Parenting a Bully

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Parenting a bully can be tough. Parents should learn what bullying means and the consequences it can have for the bully. There are some important ways that parents can help their children learn to not be a bully. Find tips for parenting a bully here.

Bullying is a repeated pattern of singling out another person for mean behavior. Boys and girls both bully, though boys tend to be more physical and girls more social in their bullying. Bullying can take a number of forms, including:

  • Physically pushing around another person
  • Mocking or putting someone down
  • Maliciously gossiping or spreading rumors
  • Ignoring or excluding someone
  • Using cell phones or the computer to send mean messages to a person

When parents hear that their child is bullying others, it is a normal reaction for them to deny or defend the bullying, especially if the person telling them about the problem is accusatory, angry, or aggressive. Though it’s difficult, parents should try to listen to what others are saying about their child. They can help keep the conversation more calm by asking the person to tell them about the problem without yelling or labeling their child a bully, and by reassuring them that they will talk to the child who has been acting like a bully. Parenting a bully starts with recognizing your child may be bullying other children.

Parents of a child who is bullying others may not know how to approach the problem. Sometimes a school counselor or a mental health professional can help them understand the concepts associated with parenting a bully. Children and teens can bully for a number of reasons, including feeling insecure, having watched another person act like a bully, having been bullied themselves, or feeling that bullying can get them what they want, including social acceptance or dominance over others.

Understanding why children bully can help you in parenting a bully.  Contrary to popular misconceptions, bullies general have friends and a high self-esteem. They are, however, more likely to be impulsive, aggressive, or easily frustrated, and to have trouble with rules and authority figures. They also tend to lack empathy for others. Bullying is not normal behavior or just part of growing up. It is important to get help for a child or teen who is acting like a bully because bullying can have a negative impact, not only on the victim, but also on the bully and the school or community.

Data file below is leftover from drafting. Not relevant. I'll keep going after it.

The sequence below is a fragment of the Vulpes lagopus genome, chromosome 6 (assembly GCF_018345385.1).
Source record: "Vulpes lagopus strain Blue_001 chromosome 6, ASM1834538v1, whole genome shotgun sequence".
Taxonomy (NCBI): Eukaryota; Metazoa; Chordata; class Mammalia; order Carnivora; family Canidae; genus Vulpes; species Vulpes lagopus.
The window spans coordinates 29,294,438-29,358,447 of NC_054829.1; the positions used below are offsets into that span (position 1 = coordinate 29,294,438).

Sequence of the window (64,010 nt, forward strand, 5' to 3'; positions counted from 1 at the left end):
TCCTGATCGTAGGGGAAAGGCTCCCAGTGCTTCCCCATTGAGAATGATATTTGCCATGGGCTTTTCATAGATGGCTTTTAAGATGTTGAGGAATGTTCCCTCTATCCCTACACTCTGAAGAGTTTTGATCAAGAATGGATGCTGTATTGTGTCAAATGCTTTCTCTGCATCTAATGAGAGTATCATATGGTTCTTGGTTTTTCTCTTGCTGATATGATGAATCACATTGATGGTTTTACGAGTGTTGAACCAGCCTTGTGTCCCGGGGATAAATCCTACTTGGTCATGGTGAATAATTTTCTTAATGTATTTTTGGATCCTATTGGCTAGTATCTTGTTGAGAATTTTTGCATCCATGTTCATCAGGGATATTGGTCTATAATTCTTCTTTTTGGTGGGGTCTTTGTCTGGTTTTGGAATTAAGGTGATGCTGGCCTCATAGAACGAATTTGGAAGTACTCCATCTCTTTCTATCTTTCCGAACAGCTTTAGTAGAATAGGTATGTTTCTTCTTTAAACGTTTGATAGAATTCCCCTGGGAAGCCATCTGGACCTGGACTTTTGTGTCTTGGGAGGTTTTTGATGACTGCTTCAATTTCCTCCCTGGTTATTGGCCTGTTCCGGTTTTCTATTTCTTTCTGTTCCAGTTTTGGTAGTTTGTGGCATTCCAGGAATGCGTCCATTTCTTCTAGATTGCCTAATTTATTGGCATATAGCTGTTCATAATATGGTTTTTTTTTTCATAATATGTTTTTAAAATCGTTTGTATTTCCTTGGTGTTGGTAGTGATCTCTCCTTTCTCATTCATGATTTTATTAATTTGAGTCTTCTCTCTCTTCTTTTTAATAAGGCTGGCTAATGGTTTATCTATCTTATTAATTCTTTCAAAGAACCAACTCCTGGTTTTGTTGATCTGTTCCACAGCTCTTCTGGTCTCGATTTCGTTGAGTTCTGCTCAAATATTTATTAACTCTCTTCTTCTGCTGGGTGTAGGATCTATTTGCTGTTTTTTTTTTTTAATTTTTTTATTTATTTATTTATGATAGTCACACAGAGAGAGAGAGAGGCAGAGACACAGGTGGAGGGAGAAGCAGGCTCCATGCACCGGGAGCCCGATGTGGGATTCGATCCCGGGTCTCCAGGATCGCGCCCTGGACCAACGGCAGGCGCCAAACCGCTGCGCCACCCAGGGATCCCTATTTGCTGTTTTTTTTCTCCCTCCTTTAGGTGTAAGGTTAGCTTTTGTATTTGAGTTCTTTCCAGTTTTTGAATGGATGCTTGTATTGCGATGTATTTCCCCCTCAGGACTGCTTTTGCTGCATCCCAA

Children or teens who bully others are more likely to:

  • Turn to violence as a way to deal with problems, which can lead to fighting
  • Rebel against or be aggressive toward authority figures, including parents
  • Damage property or steal
  • Abuse drugs or alcohol
  • Do poorly in school
  • Get in trouble with the law

Parenting a bully can involve legal responsibilities.  Bullying can also cross the line into illegal behavior, including bullying that takes place on the phone or the computer. Parents can be held responsible for phone or computer bullying, which can include facing legal actions or losing their phone or internet accounts.

Some things that parents can do to teach their children not to bully include:

  • Set a good example by not bullying or intimidating others, and standing up to friends or family members who act like bullies
  • Talk to your child about the fact that bullying is wrong and hurts other people
  • Make clear family rules about what bullying is and that any form of bullying is not acceptable. Explain what the consequences will be if anyone bullies, and make sure that you follow through on the consequences every time the rule is broken. Rules and consequences should not be too lax or too harsh
  • Help children and teens learn to empathize with others by asking them to think about how someone else might feel about being bullied. It also may help to encourage them to do kind things for others, including those they don’t know well.
  • Spend time with your child and ask questions about their friends and their activities. Get to know their friends.
  • Monitor teens’ behavior, including their use of their cell phone and computer. Consider keeping a family computer and not allowing computers in children’s or teens’ rooms.
  • Encourage your child’s positive activities and goals and praise their accomplishments.
  • Watch for and praise any times that they use positive social interactions or non-violent problem solving, such as showing empathy for others or compromising in an argument.
  • Make sure children get any help they need if they are struggling in school or in other areas of their lives, including having problems with aggressive behavior or lack of self-control.
  • Work with school teachers and administrators to discourage bullying at school and reward positive behavior
  • Get counseling for children who have a persistent pattern of bullying to find out if there are any underlying problems causing the bullying.

Though it may be difficult to admit a child or teen has a problem with bullying, getting them help will improve their well-being and chances for success in life. With help, parenting a bully can get easier.


SAMHSA’s National Mental Health Information Center, “Is Your Child a Bully?” [online]

Center for the Study and Prevention of Violence, Safe Communities – Safe Schools Fact Sheet, “Bullying Prevention: Recommendations for Parents” [online]

Sherryll Kraizer, Coalition for Children, Inc., Safe Child Program, “Take a Stand: Prevention of Bullying and Interpersonal Violence” [online]

National Crime Prevention Center, “Bullying: What Parents Can Do” [online]

Stop Bullying Now! “Help for Youth Who Bully” [online]

Girl Scouts, LMK: Life Online, “Do You Know the Consequences of Cyberbullying?” [online]